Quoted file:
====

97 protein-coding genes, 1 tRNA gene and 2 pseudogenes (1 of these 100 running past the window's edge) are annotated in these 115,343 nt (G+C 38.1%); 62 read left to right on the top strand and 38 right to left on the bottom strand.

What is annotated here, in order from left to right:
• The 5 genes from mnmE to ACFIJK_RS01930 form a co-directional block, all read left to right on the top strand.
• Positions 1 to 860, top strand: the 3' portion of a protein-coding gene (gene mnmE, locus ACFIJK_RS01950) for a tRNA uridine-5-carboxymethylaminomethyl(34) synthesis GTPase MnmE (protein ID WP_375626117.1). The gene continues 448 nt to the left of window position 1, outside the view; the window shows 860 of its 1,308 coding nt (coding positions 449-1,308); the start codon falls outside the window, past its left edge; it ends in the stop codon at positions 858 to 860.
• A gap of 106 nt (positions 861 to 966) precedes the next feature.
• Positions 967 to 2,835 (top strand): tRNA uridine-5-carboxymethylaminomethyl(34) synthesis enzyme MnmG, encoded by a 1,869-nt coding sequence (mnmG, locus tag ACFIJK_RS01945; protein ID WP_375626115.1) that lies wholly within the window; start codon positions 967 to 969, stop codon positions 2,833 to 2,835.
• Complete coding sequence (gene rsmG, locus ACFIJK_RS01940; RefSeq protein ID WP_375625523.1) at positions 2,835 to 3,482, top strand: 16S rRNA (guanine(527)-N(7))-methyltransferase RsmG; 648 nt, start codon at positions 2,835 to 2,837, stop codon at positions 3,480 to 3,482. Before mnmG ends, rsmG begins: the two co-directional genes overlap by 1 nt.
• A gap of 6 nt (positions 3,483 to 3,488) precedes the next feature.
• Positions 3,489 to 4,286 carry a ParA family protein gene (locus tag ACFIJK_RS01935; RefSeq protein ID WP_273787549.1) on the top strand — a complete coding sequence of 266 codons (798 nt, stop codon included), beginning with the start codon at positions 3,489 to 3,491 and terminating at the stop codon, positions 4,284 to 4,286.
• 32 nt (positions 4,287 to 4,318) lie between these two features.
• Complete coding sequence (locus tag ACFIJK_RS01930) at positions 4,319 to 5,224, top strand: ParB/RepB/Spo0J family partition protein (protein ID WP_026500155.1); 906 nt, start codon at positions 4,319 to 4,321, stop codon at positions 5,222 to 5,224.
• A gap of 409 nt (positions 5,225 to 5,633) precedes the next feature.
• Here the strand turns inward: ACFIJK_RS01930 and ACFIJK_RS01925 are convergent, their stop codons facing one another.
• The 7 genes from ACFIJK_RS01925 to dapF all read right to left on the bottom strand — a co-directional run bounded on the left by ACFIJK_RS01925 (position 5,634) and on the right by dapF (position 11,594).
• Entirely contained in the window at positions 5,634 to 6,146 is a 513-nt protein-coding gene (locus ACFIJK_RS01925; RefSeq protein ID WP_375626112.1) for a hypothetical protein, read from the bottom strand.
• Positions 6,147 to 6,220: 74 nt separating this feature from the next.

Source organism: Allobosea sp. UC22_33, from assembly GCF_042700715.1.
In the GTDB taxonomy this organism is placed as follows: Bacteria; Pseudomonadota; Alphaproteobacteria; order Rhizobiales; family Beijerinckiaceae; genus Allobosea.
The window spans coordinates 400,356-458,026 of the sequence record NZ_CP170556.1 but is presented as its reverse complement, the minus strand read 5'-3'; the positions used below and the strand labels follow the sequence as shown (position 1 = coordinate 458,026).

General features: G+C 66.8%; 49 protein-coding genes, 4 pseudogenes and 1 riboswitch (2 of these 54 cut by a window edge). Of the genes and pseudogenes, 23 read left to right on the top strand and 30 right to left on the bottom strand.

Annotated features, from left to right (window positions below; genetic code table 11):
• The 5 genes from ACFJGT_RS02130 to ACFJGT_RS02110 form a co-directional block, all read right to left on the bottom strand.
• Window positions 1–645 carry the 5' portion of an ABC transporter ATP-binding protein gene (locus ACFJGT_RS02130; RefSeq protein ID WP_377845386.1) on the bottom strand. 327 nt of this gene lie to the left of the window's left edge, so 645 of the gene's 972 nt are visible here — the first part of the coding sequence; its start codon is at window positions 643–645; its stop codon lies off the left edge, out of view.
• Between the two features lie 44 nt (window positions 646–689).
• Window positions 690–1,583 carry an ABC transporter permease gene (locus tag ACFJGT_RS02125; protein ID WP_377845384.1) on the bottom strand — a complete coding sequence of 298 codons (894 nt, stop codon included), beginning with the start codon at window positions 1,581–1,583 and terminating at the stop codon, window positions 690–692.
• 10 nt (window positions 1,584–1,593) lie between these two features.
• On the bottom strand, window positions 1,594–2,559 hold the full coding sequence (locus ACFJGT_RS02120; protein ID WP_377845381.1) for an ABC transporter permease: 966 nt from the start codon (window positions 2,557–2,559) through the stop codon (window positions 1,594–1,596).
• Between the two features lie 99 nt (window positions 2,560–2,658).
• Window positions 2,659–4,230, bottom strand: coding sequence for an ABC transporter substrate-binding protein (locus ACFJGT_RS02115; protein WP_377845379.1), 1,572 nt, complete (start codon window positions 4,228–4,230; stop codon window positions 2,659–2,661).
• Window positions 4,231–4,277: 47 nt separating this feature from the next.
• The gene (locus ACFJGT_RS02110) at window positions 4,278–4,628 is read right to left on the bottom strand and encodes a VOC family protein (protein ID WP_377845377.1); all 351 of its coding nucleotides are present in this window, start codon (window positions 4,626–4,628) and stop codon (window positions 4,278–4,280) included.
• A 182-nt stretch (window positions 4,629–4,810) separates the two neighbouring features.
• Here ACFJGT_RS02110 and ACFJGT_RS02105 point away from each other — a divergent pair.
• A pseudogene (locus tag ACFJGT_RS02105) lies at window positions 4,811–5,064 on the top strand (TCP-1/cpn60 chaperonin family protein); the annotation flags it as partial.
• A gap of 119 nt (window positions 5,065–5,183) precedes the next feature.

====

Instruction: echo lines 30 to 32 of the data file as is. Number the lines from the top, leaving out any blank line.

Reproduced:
• Window positions 4,231–4,277: 47 nt separating this feature from the next.
• The gene (locus ACFJGT_RS02110) at window positions 4,278–4,628 is read right to left on the bottom strand and encodes a VOC family protein (protein ID WP_377845377.1); all 351 of its coding nucleotides are present in this window, start codon (window positions 4,626–4,628) and stop codon (window positions 4,278–4,280) included.
• A 182-nt stretch (window positions 4,629–4,810) separates the two neighbouring features.